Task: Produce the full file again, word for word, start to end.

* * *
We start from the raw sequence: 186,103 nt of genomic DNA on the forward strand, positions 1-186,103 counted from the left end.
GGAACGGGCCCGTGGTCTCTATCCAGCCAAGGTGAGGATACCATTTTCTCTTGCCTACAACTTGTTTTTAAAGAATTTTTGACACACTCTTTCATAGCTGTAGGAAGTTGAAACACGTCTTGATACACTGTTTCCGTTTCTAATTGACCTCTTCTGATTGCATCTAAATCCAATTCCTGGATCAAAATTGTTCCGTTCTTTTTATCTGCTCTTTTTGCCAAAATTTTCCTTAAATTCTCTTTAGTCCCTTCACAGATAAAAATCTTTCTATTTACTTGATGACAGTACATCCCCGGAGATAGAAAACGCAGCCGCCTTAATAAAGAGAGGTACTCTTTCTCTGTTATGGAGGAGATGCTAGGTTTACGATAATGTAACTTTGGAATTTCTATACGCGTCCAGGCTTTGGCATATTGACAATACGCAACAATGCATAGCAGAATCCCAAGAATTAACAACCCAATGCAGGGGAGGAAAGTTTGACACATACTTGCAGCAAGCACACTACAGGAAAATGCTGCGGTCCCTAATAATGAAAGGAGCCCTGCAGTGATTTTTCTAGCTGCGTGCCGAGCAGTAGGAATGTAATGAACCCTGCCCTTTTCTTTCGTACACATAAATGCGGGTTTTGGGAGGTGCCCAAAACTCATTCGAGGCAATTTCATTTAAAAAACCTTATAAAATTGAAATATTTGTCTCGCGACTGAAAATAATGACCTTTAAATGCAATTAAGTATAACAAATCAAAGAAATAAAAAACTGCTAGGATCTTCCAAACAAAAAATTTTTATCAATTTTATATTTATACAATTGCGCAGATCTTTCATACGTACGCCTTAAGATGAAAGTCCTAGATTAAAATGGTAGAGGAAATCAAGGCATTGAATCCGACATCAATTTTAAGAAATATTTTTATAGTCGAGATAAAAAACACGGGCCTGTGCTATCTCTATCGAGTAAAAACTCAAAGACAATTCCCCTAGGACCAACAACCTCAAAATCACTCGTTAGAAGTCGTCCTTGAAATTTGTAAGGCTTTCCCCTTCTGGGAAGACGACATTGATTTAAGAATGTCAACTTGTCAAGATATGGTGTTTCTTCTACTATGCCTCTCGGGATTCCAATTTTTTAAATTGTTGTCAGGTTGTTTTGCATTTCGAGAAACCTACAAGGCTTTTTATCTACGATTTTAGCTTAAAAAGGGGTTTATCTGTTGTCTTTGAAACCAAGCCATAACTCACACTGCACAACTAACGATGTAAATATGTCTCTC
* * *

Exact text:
We start from the raw sequence: 186,103 nt of genomic DNA on the forward strand, positions 1-186,103 counted from the left end.
GGAACGGGCCCGTGGTCTCTATCCAGCCAAGGTGAGGATACCATTTTCTCTTGCCTACAACTTGTTTTTAAAGAATTTTTGACACACTCTTTCATAGCTGTAGGAAGTTGAAACACGTCTTGATACACTGTTTCCGTTTCTAATTGACCTCTTCTGATTGCATCTAAATCCAATTCCTGGATCAAAATTGTTCCGTTCTTTTTATCTGCTCTTTTTGCCAAAATTTTCCTTAAATTCTCTTTAGTCCCTTCACAGATAAAAATCTTTCTATTTACTTGATGACAGTACATCCCCGGAGATAGAAAACGCAGCCGCCTTAATAAAGAGAGGTACTCTTTCTCTGTTATGGAGGAGATGCTAGGTTTACGATAATGTAACTTTGGAATTTCTATACGCGTCCAGGCTTTGGCATATTGACAATACGCAACAATGCATAGCAGAATCCCAAGAATTAACAACCCAATGCAGGGGAGGAAAGTTTGACACATACTTGCAGCAAGCACACTACAGGAAAATGCTGCGGTCCCTAATAATGAAAGGAGCCCTGCAGTGATTTTTCTAGCTGCGTGCCGAGCAGTAGGAATGTAATGAACCCTGCCCTTTTCTTTCGTACACATAAATGCGGGTTTTGGGAGGTGCCCAAAACTCATTCGAGGCAATTTCATTTAAAAAACCTTATAAAATTGAAATATTTGTCTCGCGACTGAAAATAATGACCTTTAAATGCAATTAAGTATAACAAATCAAAGAAATAAAAAACTGCTAGGATCTTCCAAACAAAAAATTTTTATCAATTTTATATTTATACAATTGCGCAGATCTTTCATACGTACGCCTTAAGATGAAAGTCCTAGATTAAAATGGTAGAGGAAATCAAGGCATTGAATCCGACATCAATTTTAAGAAATATTTTTATAGTCGAGATAAAAAACACGGGCCTGTGCTATCTCTATCGAGTAAAAACTCAAAGACAATTCCCCTAGGACCAACAACCTCAAAATCACTCGTTAGAAGTCGTCCTTGAAATTTGTAAGGCTTTCCCCTTCTGGGAAGACGACATTGATTTAAGAATGTCAACTTGTCAAGATATGGTGTTTCTTCTACTATGCCTCTCGGGATTCCAATTTTTTAAATTGTTGTCAGGTTGTTTTGCATTTCGAGAAACCTACAAGGCTTTTTATCTACGATTTTAGCTTAAAAAGGGGTTTATCTGTTGTCTTTGAAACCAAGCCATAACTCACACTGCACAACTAACGATGTAAATATGTCTCTC